Isolation of Malassezia Species from Clinically Diagnosed Cases of Pityriasis Versicolor and Seborrheic Dermatitis and Determination of Antifungal Susceptibility of the Isolates

Jersey Gayathiri, M (2015) Isolation of Malassezia Species from Clinically Diagnosed Cases of Pityriasis Versicolor and Seborrheic Dermatitis and Determination of Antifungal Susceptibility of the Isolates. Masters thesis, Madras Medical College, Chennai.


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INTRODUCTION: Ever since its inception, the genus Malassezia has been a topic of intense basic research in various aspects including taxonomy, physiology, epidemiology, metabolomics and immunology. The etiopathologic links between these yeasts and many superficial and systemic infections have been unveiled by clinical research. Pityriaisvericolor (PV) and seborrheic dermatitis (SD) are superficial skin infections that have an established causal association with Malassezia species. OBJECTIVES: The objective of this study is to make use of the biochemical and physiologic differences among the various species of Malassezia to gain an insight into the epidemiology and the risk factor associations of these yeasts with pityriasisversicolor and seborrheic dermatitis in this part of our country, known for its hot and humid climate, which favours the growth of these yeasts and also to determine the antifungal susceptibility of the isolates to the commonly used azoles and amphotericin B. MATERIALS AND METHODS: This study was done at Madras Medical College, Chennai for a period of one year involving 100 clinically diagnosed cases of Malassezia infections, of whom 73 had pityriasisversicolor and 27 had seborrheic dermatitis. Skin scrapings from the lesional sites were collected using strict aseptic precautions and processed bystandard microbiological methods. Christensen’s urease medium with the addition of Tween compounds was used for antifungal susceptibility testing of the Malassezia isolates to fluconazole, itraconazole, ketoconazole, voriconazole and amphotericin B. RESULTS: Pityriasisversicolor commonly occurred in the 20 – 29 years age group (42.5%) and seborrheic dermatitis in the 40 -49 years age group (44.5%). Males were affected more commonly than females with both PV (72.6% males) and SD (74% males). Majority of the PV patients presented with lesions on the back (50.7%). Face and scalp (63%) were the common sites involved in SD. Majority of PV patients had hypopigmented lesions (63.1%). The overall culture positivity rate was 70%, the yield being higher with PV lesions. Among the PV cases, 92.6% of the hyperpigmented lesions were culture positive. M. globosa was the most common species isolated in PV and SD. Low MIC ranges and low MIC50 values of < 1 μg/ml were noted with amphotericin B, ketoconazole and itraconazole for most of the Malassezia species. CONCLUSION: Culture is an important step in the diagnosis of Malasseziainfections due to interspecies variability exhibited by Malassezia species in the etiological role in different geographical areas and differences in their susceptibility patterns to antifungal agents. Culture and antifungal susceptibility testing in the management of Malassezia infections will lead to a better targeted approach, reducing the cosmetic concerns, chronicity and recurrences associated with these infections.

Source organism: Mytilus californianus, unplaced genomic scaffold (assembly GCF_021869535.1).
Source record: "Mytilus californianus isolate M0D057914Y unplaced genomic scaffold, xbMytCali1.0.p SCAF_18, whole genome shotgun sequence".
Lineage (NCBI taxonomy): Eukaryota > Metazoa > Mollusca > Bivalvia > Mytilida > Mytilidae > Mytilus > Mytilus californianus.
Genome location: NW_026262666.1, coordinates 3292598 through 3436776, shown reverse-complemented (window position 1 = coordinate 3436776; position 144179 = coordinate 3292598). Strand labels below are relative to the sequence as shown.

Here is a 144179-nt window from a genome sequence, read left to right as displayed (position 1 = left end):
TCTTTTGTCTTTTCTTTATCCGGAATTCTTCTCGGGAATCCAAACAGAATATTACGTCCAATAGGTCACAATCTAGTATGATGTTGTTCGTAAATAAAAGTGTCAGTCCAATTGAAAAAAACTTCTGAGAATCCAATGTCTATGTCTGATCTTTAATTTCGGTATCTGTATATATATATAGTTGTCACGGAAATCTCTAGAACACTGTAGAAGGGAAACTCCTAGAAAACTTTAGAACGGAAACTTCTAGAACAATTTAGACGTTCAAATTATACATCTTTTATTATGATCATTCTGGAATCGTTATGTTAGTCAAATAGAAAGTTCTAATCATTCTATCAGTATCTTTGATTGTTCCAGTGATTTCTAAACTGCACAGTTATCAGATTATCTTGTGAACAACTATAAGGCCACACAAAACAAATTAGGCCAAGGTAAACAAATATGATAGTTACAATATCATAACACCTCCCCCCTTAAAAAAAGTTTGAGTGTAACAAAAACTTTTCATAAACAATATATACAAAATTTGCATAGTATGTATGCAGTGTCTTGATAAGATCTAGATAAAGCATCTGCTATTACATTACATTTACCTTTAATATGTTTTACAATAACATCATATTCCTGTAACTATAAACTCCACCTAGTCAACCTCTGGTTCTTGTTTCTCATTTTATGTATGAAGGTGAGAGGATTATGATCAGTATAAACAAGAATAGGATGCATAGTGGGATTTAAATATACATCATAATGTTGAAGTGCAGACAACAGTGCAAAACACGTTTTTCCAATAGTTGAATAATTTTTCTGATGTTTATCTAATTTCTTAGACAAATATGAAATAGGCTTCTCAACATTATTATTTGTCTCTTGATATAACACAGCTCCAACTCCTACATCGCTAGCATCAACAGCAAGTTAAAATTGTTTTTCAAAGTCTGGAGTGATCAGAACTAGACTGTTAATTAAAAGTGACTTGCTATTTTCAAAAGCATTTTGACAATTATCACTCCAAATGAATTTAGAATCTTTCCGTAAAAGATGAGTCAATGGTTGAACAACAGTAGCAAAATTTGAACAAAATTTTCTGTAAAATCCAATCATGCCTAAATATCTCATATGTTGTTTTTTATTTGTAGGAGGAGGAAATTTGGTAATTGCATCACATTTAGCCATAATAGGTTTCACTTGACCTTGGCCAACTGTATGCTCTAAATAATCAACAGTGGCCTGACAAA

Item Type: Thesis (Masters)
Uncontrolled Keywords: Isolation of Malassezia Species ; Clinically Diagnosed Cases ; Pityriasis Versicolor ; Seborrheic Dermatitis ; Antifungal Susceptibility ; Isolates.
Subjects: MEDICAL > Microbiology
Depositing User: Punitha K
Date Deposited: 23 May 2018 02:47
Last Modified: 27 May 2018 04:35

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